Stocks and bonds? Real estate? Hedge funds? Private equity? If you think those are the things to focus on in building an investment portfolio, Andrew Ang has accumulated a body of research that will prove otherwise. In his new book Asset Management: A Systematic Approach to Factor Investing, Ang upends the conventional wisdom about asset allocation by showing that what matters aren't asset class labels but the bundles of overlapping risks they represent. Making investments is like eating a healthy diet, Ang says: you've got to look through the foods you eat to focus on the nutrients they contain. Failing to do so can lead to a serious case of malnutrition-for investors as well as diners. The key, in Ang's view, is bad times, and the fact that every investor's bad times are somewhat different. The notion that bad times are paramount is the guiding principle of the book, which offers a new approach to the age-old problem of where do you put your money? Years of experience, both as a finance professor and as a consultant, have led Ang to see that the traditional approach, with its focus on asset classes, is too crude and ultimately too costly to serve investors adequately.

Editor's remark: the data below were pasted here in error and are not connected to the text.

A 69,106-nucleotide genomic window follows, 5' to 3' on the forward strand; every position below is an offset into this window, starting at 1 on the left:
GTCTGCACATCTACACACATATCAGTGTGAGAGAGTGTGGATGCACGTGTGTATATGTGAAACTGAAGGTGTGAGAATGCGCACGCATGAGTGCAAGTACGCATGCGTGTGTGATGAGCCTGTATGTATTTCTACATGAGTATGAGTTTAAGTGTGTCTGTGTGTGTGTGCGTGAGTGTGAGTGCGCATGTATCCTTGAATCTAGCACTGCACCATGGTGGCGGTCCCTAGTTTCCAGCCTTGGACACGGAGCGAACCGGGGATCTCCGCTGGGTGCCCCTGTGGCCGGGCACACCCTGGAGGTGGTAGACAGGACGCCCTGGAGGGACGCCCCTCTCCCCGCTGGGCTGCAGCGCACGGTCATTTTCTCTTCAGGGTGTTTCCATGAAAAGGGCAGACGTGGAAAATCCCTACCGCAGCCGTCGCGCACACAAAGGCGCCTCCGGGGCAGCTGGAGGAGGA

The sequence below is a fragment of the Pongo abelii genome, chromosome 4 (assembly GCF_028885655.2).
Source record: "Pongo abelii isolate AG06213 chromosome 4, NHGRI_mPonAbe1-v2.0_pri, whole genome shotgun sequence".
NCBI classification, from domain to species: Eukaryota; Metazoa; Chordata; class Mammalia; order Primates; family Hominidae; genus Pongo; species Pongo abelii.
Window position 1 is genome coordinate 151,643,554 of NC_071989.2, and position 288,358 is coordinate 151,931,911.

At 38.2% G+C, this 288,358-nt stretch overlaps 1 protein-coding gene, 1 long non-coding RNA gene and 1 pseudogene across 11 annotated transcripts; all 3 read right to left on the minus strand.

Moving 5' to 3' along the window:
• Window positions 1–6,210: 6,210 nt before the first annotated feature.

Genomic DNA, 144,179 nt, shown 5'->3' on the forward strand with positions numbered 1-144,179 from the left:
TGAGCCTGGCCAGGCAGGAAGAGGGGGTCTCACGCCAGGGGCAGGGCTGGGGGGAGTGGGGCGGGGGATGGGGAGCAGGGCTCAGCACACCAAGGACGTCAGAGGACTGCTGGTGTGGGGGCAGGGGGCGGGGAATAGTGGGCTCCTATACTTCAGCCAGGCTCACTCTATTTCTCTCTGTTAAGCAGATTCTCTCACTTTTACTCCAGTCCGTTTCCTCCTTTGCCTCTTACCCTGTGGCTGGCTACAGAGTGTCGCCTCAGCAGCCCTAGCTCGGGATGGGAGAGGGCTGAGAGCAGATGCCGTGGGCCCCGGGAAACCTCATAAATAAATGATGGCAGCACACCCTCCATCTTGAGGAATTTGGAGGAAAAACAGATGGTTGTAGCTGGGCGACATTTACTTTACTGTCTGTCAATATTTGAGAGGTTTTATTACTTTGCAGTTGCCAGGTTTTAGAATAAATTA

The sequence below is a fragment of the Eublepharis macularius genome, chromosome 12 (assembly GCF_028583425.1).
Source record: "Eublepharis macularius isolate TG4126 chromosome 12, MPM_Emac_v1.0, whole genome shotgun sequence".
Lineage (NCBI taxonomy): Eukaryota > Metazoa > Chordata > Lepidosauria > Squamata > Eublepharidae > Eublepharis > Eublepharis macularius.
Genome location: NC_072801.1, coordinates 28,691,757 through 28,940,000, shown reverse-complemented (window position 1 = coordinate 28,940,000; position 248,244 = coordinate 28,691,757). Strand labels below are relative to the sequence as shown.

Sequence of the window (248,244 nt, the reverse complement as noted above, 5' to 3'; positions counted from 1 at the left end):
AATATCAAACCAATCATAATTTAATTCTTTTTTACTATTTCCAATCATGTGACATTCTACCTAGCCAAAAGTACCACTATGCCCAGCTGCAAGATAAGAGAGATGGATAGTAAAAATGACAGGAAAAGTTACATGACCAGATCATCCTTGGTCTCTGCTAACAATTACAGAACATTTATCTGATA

He focuses instead on "factor risks," the peculiar sets of hard times that cut across asset classes, and that must be the focus of our attention if we are to weather market turmoil and receive the rewards that come with doing so. Optimally harvesting factor premiums-on our own or by hiring others-requires identifying your particular set of hard times, and exploiting the difference between them and those of the average investor. Clearly written yet chock-full of the latest research and data, Asset Management will be indispensable reading for trustees, professional money managers, smart private investors, and business students who want to understand the economics behind factor risk premiums, harvest them efficiently in their portfolios, and embark on the search for true alpha.